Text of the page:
First Impressions – Dishonored 2
The old saying ‘If it ain’t broke don’t fix it’ rings very true to Dishonored 2 and this is a good and bad thing.
The classic revenge plot awaits you in this steampunkian, industrial revolutionatory (I’m on fire with these), sorcery fueled, ‘stealth’ game. I use inverted commas because like most games in this genre (Deus Ex, Hitman) stealth is an option, rather than a requirement. You can go in flintlocks blazing and crazy mechanical swords flailing if you want, but if you want to zip around using your magic teleport and knocking thugs heads together non lethally, you can.
Hell, from what I understand you don’t even need to actually kill anyone. The first official mission allows you to lock a treacherous swine in your royal panic room with enough rations to last him a month, until this whole revenge situation blows over. I’m quite eager to progress further into and find out what interesting solutions to problems I can find. I’ve already decided on playing non-lethally through my first time, so hopefully there are plenty of options to pursue.
The familiarity and similarity to the first title is good for the fact it’s easy to pick up and play for those who’ve played the first game and easy enough that new players will feel comfortable as well. The alert phase of the guards and the Outsider who grants you your magic are just two of the many elements that are almost identical.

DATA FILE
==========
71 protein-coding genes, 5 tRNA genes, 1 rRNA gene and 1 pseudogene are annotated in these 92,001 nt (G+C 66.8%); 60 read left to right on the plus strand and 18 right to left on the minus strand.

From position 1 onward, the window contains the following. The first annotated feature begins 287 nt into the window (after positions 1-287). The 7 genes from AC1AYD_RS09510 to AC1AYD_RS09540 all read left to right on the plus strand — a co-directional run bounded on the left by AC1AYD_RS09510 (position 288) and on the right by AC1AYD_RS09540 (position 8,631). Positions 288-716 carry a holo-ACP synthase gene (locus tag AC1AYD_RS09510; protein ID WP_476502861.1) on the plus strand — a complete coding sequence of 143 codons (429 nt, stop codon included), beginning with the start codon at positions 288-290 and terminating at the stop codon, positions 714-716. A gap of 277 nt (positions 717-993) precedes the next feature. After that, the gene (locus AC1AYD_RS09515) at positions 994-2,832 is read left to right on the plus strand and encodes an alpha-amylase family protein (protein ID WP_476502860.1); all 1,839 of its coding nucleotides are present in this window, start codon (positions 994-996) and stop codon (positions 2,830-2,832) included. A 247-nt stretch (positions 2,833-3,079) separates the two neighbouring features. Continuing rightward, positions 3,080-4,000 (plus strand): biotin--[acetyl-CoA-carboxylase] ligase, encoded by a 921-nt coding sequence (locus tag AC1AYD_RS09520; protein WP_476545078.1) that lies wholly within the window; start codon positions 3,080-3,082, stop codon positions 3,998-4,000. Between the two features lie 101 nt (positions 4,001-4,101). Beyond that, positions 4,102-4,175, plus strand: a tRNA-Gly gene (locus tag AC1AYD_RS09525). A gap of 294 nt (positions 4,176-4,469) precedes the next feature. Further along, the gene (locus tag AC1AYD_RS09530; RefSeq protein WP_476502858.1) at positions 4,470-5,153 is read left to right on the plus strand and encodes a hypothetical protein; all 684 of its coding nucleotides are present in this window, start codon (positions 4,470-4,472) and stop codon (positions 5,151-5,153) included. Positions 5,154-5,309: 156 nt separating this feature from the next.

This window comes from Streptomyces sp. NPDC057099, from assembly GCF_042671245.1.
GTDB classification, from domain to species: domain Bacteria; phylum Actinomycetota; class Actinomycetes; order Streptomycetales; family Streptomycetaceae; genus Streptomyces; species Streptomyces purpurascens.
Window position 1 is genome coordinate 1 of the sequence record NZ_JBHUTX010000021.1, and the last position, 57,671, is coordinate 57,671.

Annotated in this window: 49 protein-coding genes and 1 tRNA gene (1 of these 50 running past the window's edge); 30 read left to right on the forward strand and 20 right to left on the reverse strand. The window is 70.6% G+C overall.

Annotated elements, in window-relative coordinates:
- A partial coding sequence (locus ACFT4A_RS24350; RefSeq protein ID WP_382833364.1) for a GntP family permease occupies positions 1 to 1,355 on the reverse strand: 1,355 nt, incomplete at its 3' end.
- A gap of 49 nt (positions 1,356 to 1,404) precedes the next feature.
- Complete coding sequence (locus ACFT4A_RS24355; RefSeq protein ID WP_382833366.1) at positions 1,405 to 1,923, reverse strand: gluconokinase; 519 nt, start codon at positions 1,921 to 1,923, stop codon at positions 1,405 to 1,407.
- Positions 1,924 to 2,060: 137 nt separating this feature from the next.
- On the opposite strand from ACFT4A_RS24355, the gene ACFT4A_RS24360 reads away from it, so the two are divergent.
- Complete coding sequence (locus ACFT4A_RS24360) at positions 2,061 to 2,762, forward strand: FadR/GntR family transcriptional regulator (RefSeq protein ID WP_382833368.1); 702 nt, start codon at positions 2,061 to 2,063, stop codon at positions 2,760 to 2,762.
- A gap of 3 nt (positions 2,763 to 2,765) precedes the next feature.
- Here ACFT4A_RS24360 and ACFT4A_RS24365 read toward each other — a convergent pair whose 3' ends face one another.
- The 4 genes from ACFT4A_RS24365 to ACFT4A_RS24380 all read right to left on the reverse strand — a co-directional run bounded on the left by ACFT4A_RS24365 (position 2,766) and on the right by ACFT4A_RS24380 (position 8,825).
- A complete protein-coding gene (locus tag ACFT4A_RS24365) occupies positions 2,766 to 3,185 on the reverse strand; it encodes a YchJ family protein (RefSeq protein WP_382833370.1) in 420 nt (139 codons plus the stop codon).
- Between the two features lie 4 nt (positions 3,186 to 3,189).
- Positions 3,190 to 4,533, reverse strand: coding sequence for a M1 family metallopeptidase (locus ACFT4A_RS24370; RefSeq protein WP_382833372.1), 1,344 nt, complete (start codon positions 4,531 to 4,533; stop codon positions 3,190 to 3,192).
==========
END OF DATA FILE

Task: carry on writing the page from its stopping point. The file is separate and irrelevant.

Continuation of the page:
Visually, while polished Dishonored 2 still retains the character of the original. If you could freeze frame it, it would come across as a particularly well drawn comic. Thugs with large meaty fists and rugged well punched jaws are the norm and everything definitely has a very boxy look to it. I like the style and definitely stays true to the original, though it does little to overwhelmingly improve on it.
The plot is where the most striking parallels are drawn. It’s no secret that the playable characters are Emily Kaldwin ruler of the Empire of the Isles and her bodyguard (and father) Corvo Attano, the protagonist of the original game. Dishonored was about revenge after betrayal by taking apart an evil conspiracy piece by piece and punishing the traitors to the crown, after the assassination of Emily’s mother the Empress. Dishonored 2 takes place 15 years later, setting you on a journey of revenge after betrayal, taking apart an evil conspirac… Sorry I’m repeating myself it seems.
Things kicks off with a choice of which character to play (I chose Emily) which reveals the impetus for proceedings, as the character you don’t choose is incapacitated and held hostage. Thus begins your quest to set them free. The different locale is fresh though. Instead of dreary, grey old Dunwall, the player is treated to the warm tones of Karnaca, a coastal town on the southern area of the land, and Corvo’s birthplace. Like Dunwall, the whale industry is in full swing.
I am enjoying Dishonored 2 so far, but it’s not been immediately gripping. I am look forward to writing some further thoughts after a few play through’s, so that’s a good sign. After a few hours with Dishonored 2 so far, it has my curiosity, but I desperately want it to get my attention.
Dishonored 2 is being played on PS4 via a promotional download code as provided to PowerUp! by Bethesda.